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sagiXsagi

Origins of Homo sapiens

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Yeah mate its a uni book. From my first year Human Biology units.

An I agree I reckon its a pretty cool book and a very cool topic

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I just wanted to make a notation - to address some of the above comments and inevitable future ones - that 'evolution' should be understood as adaptation, whether to physical or social aspects of a being's environment. Evolution does not mean progression in the sense of general improvement.

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I have to warmly recommend this book to everyone interested in the subject 

https://www.amazon.com/Sapiens-Humankind-Yuval-Noah-Harari/dp/0062316095

 

================= 

 

nice link on findings showing the sapiens migration to australia was 10.000 years earlier than previously thought and how it effects the timing of other events like hybridisation with denisovan... 

Complications also might indicate that there were more than one migration to australia

 

http://www.sciencemag.org/news/2017/07/find-australia-hints-very-early-human-exit-africa

 

**** 

sapiens-neanderthal hybridisation paper:

The finding confirms that Neandertals interbred with modern humans more than once, and it is the first evidence that the two types of humans had a liaison in Europe.

 

http://science.sciencemag.org/content/348/6237/847

 

**** 

 

this is somewhat dated article, but interestingly speaks of how there seems to be evidence of hominid sea-traveling, from 130.000 - 700.000 years ago, from tools found in Crete, a big and old island of greece that is relatively close to africa..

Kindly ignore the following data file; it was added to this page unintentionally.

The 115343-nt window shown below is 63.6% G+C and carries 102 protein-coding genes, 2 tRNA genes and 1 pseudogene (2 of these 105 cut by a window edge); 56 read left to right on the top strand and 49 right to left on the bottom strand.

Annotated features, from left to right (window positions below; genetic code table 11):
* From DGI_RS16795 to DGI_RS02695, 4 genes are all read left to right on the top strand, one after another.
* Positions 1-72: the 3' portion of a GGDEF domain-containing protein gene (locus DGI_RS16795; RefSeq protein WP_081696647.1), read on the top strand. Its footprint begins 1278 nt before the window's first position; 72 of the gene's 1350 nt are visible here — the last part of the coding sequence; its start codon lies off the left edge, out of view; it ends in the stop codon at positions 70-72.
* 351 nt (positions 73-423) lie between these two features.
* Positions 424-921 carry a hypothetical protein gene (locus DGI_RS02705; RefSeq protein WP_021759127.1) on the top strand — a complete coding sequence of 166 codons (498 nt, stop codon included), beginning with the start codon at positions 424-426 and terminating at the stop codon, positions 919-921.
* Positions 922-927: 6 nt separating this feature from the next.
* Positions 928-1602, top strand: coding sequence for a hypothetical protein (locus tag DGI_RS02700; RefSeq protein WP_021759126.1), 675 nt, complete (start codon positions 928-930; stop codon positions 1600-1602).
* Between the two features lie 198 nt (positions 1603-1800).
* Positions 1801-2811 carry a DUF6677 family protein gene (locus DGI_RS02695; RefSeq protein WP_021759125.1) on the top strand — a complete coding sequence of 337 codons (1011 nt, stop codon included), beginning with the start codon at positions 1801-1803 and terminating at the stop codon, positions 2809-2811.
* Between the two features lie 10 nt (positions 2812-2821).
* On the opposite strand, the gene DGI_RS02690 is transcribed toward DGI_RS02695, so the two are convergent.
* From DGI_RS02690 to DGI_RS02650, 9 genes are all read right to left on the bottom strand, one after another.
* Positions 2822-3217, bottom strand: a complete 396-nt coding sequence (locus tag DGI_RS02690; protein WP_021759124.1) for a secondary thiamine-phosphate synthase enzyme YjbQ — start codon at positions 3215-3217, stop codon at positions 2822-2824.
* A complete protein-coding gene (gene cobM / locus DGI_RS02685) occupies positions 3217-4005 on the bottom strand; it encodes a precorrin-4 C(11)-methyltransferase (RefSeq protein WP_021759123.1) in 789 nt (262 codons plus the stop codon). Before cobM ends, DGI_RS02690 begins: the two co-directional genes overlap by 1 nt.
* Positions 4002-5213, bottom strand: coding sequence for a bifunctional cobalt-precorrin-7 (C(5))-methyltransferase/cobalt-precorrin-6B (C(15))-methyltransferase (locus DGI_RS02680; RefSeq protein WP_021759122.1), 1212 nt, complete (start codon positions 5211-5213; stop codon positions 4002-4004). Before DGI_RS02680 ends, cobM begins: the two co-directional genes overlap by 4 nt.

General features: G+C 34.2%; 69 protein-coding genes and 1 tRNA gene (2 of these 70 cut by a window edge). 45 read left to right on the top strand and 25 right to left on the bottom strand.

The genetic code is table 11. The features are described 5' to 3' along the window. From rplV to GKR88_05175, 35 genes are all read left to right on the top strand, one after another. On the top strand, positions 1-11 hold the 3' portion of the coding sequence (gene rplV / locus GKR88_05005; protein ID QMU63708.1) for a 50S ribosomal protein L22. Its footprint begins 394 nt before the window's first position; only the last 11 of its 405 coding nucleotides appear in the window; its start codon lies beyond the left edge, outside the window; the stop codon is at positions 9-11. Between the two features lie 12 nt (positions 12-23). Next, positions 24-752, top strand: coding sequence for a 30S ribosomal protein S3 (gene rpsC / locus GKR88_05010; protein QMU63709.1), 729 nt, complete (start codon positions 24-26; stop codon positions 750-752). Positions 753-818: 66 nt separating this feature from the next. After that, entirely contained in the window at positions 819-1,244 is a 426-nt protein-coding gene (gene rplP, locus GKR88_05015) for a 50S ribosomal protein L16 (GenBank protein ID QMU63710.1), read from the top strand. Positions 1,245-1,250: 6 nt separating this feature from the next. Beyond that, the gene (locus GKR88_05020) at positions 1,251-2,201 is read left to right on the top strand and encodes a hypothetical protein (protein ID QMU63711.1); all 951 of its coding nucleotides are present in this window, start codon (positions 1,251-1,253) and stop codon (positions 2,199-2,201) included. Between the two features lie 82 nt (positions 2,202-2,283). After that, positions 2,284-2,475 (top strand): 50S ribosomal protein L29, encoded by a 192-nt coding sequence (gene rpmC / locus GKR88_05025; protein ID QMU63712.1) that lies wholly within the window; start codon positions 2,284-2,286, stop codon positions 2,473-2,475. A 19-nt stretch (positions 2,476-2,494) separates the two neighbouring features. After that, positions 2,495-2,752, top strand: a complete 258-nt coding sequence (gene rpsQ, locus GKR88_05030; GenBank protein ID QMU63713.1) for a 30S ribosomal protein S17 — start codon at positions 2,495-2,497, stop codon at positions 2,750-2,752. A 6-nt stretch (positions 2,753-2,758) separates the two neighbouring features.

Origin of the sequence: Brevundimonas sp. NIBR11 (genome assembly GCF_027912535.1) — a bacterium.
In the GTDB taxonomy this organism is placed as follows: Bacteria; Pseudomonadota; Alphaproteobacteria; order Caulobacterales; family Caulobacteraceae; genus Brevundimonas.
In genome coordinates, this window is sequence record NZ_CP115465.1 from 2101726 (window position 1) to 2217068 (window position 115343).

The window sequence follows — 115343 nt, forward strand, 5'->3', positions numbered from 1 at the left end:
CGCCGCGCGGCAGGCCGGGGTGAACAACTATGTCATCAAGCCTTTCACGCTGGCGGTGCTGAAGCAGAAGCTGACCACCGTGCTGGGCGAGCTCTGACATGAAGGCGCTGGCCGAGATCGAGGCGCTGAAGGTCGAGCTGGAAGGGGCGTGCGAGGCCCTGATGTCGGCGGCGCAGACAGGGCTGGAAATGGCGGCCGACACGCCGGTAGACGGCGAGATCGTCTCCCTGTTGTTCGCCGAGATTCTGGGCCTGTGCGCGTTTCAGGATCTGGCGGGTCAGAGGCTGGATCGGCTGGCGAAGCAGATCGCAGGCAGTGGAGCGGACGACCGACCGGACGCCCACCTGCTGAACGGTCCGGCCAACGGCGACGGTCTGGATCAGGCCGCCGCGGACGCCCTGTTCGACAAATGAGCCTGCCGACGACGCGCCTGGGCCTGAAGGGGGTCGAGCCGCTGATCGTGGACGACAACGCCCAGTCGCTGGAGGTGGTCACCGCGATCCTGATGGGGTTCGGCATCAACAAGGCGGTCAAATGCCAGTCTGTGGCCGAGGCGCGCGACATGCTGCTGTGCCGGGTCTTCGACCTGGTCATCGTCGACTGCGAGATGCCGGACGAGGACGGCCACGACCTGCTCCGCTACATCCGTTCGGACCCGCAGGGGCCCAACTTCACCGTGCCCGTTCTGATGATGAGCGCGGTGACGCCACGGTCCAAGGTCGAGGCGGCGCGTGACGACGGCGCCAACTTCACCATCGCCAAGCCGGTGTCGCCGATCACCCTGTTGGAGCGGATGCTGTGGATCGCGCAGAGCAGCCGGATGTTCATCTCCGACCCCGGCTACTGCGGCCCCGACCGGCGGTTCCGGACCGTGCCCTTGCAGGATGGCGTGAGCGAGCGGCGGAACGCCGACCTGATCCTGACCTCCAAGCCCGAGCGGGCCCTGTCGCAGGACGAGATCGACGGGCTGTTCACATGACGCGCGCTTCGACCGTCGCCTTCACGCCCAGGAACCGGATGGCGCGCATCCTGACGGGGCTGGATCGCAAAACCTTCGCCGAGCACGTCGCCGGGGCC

http://www.dailymail.co.uk/sciencetech/article-1343969/Stone-Age-tools-Crete-prove-man-sailed-sea-130-000-years-ago.html

 

***** 

and a cool diagram

 

Homo-Stammbaum,_Version_Stringer-en.svg.png

Edited by sagiXsagi
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"It is not known for sure which hominin species created and used Oldowan tools. Its emergence is often associated with the species Australopithecus garhi[7] and its flourishing with early species of Homo such as H. habilis andH. ergaster. Early Homo erectus appears to inherit Oldowan technology and refines it into the Acheulean industry beginning 1.7 million years ago.[8] "

 

https://en.wikipedia.org/wiki/Oldowan

 

**********stone tool technology !!!!**************

The Mode 2 Acheulean toolmakers also used the Mode 1 flake tool method but supplemented it by using bone, antler, or wood to shape stone tools. This type of hammer, compared to stone, yields more control over the shape of the finished tool. Unlike the earlier Mode 1 industries, it was the core that was prized over the flakes that came from it. Another advance was that the Mode 2 tools were worked symmetrically and on both sides indicating greater care in the production of the final tool.[citation needed]

 

One theory goes further and suggests that some special hand-axes were made and displayed by males in search of mate, using a large, well-made hand-axe to demonstrate that they possessed sufficient strength and skill to pass on to their offspring. Once they had attracted a female at a group gathering, it is suggested that they would discard their axes, perhaps explaining why so many are found together.[26]

 

https://en.wikipedia.org/wiki/Acheulean

 

*** stone tool technology **** 

 

https://en.wikipedia.org/wiki/Mousterian

 

The Mousterian (or Mode III) is a techno-complex(archaeological industry) of flint tools associated primarily withNeanderthals, as well as with the earliest anatomically modern humans in Eurasia. 

Edited by sagiXsagi
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I love the idea of carrying an axe to attract females.  i might try it.

 

But then abandoning the axe?  No way.

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Remember how botanika used to talk about a redheaded race existing at all these different locations?  

 

Have yall heard about these mummified remains found in new zealand?  I asked a kiwi mate about them. He thinks the research is gonna be kept under wraps for many years as part of some agreement/assuagement between maoris and the grubbymint.  i cant confirm but thought it worth mentioning even though its more about early human than pre human.